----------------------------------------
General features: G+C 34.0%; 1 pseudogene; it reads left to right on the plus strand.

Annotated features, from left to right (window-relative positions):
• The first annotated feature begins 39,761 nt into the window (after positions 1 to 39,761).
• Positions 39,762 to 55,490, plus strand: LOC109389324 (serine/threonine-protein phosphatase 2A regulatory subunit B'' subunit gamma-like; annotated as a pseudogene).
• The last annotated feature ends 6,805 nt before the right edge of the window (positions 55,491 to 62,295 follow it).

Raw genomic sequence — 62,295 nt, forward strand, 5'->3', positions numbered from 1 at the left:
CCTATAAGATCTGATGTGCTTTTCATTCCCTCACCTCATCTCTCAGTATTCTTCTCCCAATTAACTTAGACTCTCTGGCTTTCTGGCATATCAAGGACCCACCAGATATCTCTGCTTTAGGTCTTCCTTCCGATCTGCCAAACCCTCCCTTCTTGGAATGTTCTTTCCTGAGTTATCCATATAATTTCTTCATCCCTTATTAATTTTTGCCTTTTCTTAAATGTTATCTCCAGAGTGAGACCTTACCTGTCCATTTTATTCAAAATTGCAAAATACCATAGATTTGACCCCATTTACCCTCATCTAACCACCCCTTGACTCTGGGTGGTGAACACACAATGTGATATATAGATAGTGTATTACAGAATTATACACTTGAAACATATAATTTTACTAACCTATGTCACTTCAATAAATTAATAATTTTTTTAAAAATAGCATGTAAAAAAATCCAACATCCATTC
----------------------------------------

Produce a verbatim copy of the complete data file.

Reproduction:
General features: G+C 34.0%; 1 pseudogene; it reads left to right on the plus strand.

Annotated features, from left to right (window-relative positions):
• The first annotated feature begins 39,761 nt into the window (after positions 1 to 39,761).
• Positions 39,762 to 55,490, plus strand: LOC109389324 (serine/threonine-protein phosphatase 2A regulatory subunit B'' subunit gamma-like; annotated as a pseudogene).
• The last annotated feature ends 6,805 nt before the right edge of the window (positions 55,491 to 62,295 follow it).

Raw genomic sequence — 62,295 nt, forward strand, 5'->3', positions numbered from 1 at the left:
CCTATAAGATCTGATGTGCTTTTCATTCCCTCACCTCATCTCTCAGTATTCTTCTCCCAATTAACTTAGACTCTCTGGCTTTCTGGCATATCAAGGACCCACCAGATATCTCTGCTTTAGGTCTTCCTTCCGATCTGCCAAACCCTCCCTTCTTGGAATGTTCTTTCCTGAGTTATCCATATAATTTCTTCATCCCTTATTAATTTTTGCCTTTTCTTAAATGTTATCTCCAGAGTGAGACCTTACCTGTCCATTTTATTCAAAATTGCAAAATACCATAGATTTGACCCCATTTACCCTCATCTAACCACCCCTTGACTCTGGGTGGTGAACACACAATGTGATATATAGATAGTGTATTACAGAATTATACACTTGAAACATATAATTTTACTAACCTATGTCACTTCAATAAATTAATAATTTTTTTAAAAATAGCATGTAAAAAAATCCAACATCCATTC